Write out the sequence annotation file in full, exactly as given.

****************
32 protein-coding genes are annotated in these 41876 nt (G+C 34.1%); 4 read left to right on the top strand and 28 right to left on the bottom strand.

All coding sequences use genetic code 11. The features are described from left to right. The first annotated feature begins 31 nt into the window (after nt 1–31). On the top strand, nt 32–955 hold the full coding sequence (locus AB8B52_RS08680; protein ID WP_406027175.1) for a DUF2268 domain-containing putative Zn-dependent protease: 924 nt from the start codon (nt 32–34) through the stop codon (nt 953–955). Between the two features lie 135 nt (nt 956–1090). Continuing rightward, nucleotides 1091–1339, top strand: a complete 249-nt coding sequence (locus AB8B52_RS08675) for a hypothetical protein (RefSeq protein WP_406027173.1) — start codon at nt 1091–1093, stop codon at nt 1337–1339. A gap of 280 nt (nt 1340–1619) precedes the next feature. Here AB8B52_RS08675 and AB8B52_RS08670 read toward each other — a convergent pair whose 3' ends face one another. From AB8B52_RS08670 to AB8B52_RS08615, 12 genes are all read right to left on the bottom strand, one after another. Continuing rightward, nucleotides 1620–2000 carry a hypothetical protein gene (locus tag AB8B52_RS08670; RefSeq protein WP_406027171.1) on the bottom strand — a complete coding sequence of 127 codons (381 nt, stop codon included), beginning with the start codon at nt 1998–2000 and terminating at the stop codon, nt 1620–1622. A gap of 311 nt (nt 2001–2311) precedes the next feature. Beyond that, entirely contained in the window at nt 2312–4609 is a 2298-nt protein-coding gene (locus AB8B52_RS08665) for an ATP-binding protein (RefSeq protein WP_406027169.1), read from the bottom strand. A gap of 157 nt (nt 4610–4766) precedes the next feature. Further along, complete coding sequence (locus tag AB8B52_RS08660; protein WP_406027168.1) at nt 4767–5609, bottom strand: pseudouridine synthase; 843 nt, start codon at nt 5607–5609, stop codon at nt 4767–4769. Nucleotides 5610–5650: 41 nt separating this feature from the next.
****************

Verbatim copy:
32 protein-coding genes are annotated in these 41876 nt (G+C 34.1%); 4 read left to right on the top strand and 28 right to left on the bottom strand.

All coding sequences use genetic code 11. The features are described from left to right. The first annotated feature begins 31 nt into the window (after nt 1–31). On the top strand, nt 32–955 hold the full coding sequence (locus AB8B52_RS08680; protein ID WP_406027175.1) for a DUF2268 domain-containing putative Zn-dependent protease: 924 nt from the start codon (nt 32–34) through the stop codon (nt 953–955). Between the two features lie 135 nt (nt 956–1090). Continuing rightward, nucleotides 1091–1339, top strand: a complete 249-nt coding sequence (locus AB8B52_RS08675) for a hypothetical protein (RefSeq protein WP_406027173.1) — start codon at nt 1091–1093, stop codon at nt 1337–1339. A gap of 280 nt (nt 1340–1619) precedes the next feature. Here AB8B52_RS08675 and AB8B52_RS08670 read toward each other — a convergent pair whose 3' ends face one another. From AB8B52_RS08670 to AB8B52_RS08615, 12 genes are all read right to left on the bottom strand, one after another. Continuing rightward, nucleotides 1620–2000 carry a hypothetical protein gene (locus tag AB8B52_RS08670; RefSeq protein WP_406027171.1) on the bottom strand — a complete coding sequence of 127 codons (381 nt, stop codon included), beginning with the start codon at nt 1998–2000 and terminating at the stop codon, nt 1620–1622. A gap of 311 nt (nt 2001–2311) precedes the next feature. Beyond that, entirely contained in the window at nt 2312–4609 is a 2298-nt protein-coding gene (locus AB8B52_RS08665) for an ATP-binding protein (RefSeq protein WP_406027169.1), read from the bottom strand. A gap of 157 nt (nt 4610–4766) precedes the next feature. Further along, complete coding sequence (locus tag AB8B52_RS08660; protein WP_406027168.1) at nt 4767–5609, bottom strand: pseudouridine synthase; 843 nt, start codon at nt 5607–5609, stop codon at nt 4767–4769. Nucleotides 5610–5650: 41 nt separating this feature from the next.